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Reed v. Lytle

United States District Court, S.D. Indiana, Indianapolis Division

March 13, 2017



          TANYA WALTON PRATT, JUDGE United States District Court

         This matter is before the Court on Defendants' Motion to Dismiss pursuant to Federal Rule of Civil Procedure 12(b)(6) for failure to state a claim (Filing No. 7). Plaintiff Anthony Wayne Reed (“Reed”), an Indiana prisoner, filed this civil rights action against Defendants Officer Blake Lytle (“Lytle”), Mark Paris (“Paris”), Mike Chapman (“Chapman”), Officer Michael J. Sadler (“Sadler”), Brian Miller (“Miller”) and the City of Carmel (hereafter, Lytle, Paris, Sadler, and the City of Carmel are collectively referred to as “City of Carmel Defendants”). On February 2, 2016, this action was removed from the Hamilton Superior Court, Hamilton County, Indiana, to federal court. On March 8, 2016, this Court screened the complaint and found that Fourth and Fourteenth Amendment claims brought pursuant to 42 U.S.C. § 1983 could proceed against the individual defendants and state law claims could proceed against all defendants. (Filing No. 9.)

         The same day the Court issued its screening order pursuant to 28 U.S.C. § 1915A, Lytle, Paris and the City of Carmel, filed a motions to dismiss. (Filing No. 7.) Shortly thereafter, Sadler joined in the Motion to Dismiss. (Filing No. 15.) Reed opposed the motions. (Filing No. 29.) For the reasons explained below, the City of Carmel Defendants' Motions to Dismiss are granted as to the federal claims and denied as to the state law claims. The state law claims are remanded to the Hamilton Superior Court for consideration.


         In evaluating the sufficiency of the complaint, the court considers the complaint in the light most favorable to the nonmoving party, accepting well-pleaded facts as true, and drawing all inferences in the nonmoving party's favor. Bell v. City of Chicago, 835 F.3d 736, 738 (7th Cir. 2016). Although a party need not plead “detailed factual allegations” to survive a motion to dismiss, mere “labels and conclusions” or “a formulaic recitation of the elements of a cause of action will not do.” Bell Atlantic Corp. v. Twombly, 550 U.S. 544, 555 (2007). Instead, “[t]o survive a motion to dismiss, a complaint must contain sufficient factual matter, accepted as true, to ‘state a claim to relief that is plausible on its face.'” Ashcroft v. Iqbal, 556 U.S. 662, 678 (2009) (quoting Twombly, 550 U.S. at 570); quoted by Berger v. Nat'l Collegiate Athletic Ass'n, 843 F.3d 285, 289-90 (7th Cir. 2016).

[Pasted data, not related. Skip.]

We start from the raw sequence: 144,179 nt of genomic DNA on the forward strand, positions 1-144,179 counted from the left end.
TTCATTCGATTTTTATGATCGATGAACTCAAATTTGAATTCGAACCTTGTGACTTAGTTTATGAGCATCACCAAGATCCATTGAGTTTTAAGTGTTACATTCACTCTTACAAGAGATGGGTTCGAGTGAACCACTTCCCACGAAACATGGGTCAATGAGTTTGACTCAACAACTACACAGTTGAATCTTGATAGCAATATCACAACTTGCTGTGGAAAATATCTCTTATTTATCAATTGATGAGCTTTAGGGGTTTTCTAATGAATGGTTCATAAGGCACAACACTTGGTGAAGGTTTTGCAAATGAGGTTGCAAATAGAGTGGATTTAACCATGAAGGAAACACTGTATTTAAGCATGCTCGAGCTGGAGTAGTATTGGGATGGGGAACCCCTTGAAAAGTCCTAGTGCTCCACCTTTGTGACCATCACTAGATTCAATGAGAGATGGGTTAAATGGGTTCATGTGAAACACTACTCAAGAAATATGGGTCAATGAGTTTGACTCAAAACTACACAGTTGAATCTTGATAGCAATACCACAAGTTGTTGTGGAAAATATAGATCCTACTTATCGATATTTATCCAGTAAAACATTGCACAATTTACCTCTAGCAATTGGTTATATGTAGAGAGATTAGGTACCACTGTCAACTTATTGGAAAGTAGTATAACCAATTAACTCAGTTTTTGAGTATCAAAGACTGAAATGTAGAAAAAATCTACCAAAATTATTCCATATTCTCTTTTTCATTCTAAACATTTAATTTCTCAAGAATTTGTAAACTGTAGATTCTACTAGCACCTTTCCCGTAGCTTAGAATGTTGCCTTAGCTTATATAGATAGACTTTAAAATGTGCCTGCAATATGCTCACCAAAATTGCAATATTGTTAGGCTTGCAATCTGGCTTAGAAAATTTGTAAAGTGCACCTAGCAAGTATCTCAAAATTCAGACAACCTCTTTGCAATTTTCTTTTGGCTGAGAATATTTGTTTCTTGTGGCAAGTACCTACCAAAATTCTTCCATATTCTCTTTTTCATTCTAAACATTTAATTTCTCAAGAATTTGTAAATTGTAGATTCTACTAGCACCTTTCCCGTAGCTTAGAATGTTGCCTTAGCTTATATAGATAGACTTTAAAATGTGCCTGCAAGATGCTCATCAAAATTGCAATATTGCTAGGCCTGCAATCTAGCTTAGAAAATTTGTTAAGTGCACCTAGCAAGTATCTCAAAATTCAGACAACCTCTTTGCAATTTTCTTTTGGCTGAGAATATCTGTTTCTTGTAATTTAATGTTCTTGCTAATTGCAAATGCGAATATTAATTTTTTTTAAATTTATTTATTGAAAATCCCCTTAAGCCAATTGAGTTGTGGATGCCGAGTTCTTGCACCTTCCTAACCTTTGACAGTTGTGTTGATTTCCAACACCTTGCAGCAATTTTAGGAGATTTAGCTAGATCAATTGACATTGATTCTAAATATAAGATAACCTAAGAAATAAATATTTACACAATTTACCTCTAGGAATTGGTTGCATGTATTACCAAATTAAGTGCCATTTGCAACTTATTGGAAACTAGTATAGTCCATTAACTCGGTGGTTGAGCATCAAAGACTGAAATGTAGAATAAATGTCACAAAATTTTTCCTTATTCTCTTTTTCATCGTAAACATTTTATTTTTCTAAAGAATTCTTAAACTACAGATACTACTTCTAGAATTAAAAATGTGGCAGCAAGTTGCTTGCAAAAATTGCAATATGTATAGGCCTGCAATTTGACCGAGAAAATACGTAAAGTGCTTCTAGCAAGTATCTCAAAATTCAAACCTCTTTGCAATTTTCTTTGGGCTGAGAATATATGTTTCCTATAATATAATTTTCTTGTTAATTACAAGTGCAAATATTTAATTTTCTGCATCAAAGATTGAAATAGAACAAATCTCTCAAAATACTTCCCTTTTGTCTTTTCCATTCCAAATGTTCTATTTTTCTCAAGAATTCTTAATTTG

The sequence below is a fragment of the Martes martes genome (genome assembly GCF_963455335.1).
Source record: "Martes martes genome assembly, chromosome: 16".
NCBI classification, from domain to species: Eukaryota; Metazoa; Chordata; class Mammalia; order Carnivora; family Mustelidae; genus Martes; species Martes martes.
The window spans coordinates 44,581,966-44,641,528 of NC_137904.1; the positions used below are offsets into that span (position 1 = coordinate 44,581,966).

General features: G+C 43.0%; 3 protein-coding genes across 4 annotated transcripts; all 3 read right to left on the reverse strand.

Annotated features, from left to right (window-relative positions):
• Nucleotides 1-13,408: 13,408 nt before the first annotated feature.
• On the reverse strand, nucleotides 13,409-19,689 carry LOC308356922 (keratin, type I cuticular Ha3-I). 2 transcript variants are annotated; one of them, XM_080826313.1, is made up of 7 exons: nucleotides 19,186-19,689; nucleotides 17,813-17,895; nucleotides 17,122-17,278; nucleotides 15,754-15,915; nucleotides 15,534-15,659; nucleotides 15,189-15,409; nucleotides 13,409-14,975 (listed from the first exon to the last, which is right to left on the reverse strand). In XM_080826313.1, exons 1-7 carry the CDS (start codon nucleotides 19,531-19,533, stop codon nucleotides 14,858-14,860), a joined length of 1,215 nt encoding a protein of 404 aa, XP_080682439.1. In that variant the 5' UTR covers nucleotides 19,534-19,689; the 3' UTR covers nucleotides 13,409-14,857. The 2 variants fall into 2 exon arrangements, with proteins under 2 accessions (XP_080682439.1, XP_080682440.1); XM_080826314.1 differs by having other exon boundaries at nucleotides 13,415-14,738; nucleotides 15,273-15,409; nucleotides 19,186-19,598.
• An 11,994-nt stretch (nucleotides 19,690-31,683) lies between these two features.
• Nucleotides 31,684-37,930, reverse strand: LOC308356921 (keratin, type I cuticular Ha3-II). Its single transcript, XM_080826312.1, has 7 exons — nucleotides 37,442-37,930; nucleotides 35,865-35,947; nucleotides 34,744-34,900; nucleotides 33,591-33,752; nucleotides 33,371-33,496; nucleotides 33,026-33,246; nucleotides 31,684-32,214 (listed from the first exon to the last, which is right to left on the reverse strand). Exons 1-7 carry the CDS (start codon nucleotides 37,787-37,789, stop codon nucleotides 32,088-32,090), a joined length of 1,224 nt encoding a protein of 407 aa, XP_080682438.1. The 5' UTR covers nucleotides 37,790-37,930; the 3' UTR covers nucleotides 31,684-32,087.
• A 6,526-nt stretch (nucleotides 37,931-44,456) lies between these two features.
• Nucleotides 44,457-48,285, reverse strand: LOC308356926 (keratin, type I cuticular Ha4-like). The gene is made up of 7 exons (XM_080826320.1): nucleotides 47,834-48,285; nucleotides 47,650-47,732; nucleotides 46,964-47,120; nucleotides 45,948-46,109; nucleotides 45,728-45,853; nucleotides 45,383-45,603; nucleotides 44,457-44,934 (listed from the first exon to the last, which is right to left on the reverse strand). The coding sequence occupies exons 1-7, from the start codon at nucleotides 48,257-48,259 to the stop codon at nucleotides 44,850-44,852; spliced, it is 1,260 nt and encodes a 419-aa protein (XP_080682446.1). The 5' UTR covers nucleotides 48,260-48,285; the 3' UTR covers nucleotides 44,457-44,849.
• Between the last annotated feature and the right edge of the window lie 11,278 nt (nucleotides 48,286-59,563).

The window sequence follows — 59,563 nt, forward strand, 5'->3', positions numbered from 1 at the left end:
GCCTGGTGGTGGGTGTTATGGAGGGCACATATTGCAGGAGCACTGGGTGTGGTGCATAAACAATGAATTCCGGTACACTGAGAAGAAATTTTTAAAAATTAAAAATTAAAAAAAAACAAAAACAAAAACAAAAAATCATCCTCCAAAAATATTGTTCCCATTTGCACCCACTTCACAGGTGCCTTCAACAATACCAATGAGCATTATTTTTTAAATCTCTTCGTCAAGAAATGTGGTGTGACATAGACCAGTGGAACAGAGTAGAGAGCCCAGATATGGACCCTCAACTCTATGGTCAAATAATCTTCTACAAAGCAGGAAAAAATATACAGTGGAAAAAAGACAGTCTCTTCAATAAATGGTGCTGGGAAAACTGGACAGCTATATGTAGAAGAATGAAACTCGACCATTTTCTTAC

Reed brought this civil action pursuant to 42 U.S.C. § 1983. He alleges that on December 29, 2013, Lytle, a Carmel Police Officer, seized and placed a forfeiture hold on his vehicle, a black 2000 Cadillac DTS. This seizure followed Reed's arrest for driving while suspended, never having received a license, burglary and theft charges.

         On April 16, 2015, Reed entered into a Plea Agreement with the State of Indiana and the charges associated with the seizure of his vehicle were dismissed. Reed's Sentencing Order, signed by a judge from the Hamilton Superior Court, and filed on April 17, 2015 (the “Court Order”), states the following:

Further, the Noblesville Police Department is directed to release the following seized items to the Defendant's brother, Scott A. Reed (5045 East 17th Street, Indianapolis, Indiana): GPS unit, subwoofer speaker, AMP, 3 bags of various tools, floor jack, gas can, jumper cables, iPod, Samsung phone, Samsung remote control, wallet and cash found therein, the money seized from Mr. Reed's pockets, and Defendant's vehicle.

Filing No. 1-1 at p. 39.

         On April 18, 2015, Reed's brother presented the Court Order to Chapman, at Miller's Towing Yard Company (“Miller's Towing”) and attempted to retrieve Reed's vehicle and all items that were left in the vehicle at the time of the seizure. Reed's brother was informed by Chapman, the acting spokesperson for Miller's Towing, that a $1, 500.00 lien was placed on the vehicle for towing and storage and that the vehicle would not be released until the fee was paid.[2]

         Reed alleges that Lytle is responsible for any and all towing and storage fees incurred from the seizure of his vehicle. He asserts that Lytle's failure to pay the towing and storage fees generated as a result of his actions violates Reed's Fourth and Fourteenth Amendment rights.

         Reed alleges that investigating officers Paris and Sadler are responsible for allowing a forfeiture or evidence hold, when no forfeiture proceedings were ever filed against his vehicle. He contends Paris and Sadler should have retrieved the vehicle from Miller's Towing and released the vehicle to his brother as directed in the April 17, 2015, Court Order.

         Chapman and Miller of Miller's Towing are allegedly responsible for the towing of Reed's vehicle and for informing his brother that there was a towing and storage fee of $1, 500.00 to retrieve Reed's vehicle. Reed contends that Chapman's refusal to release the vehicle after being ...

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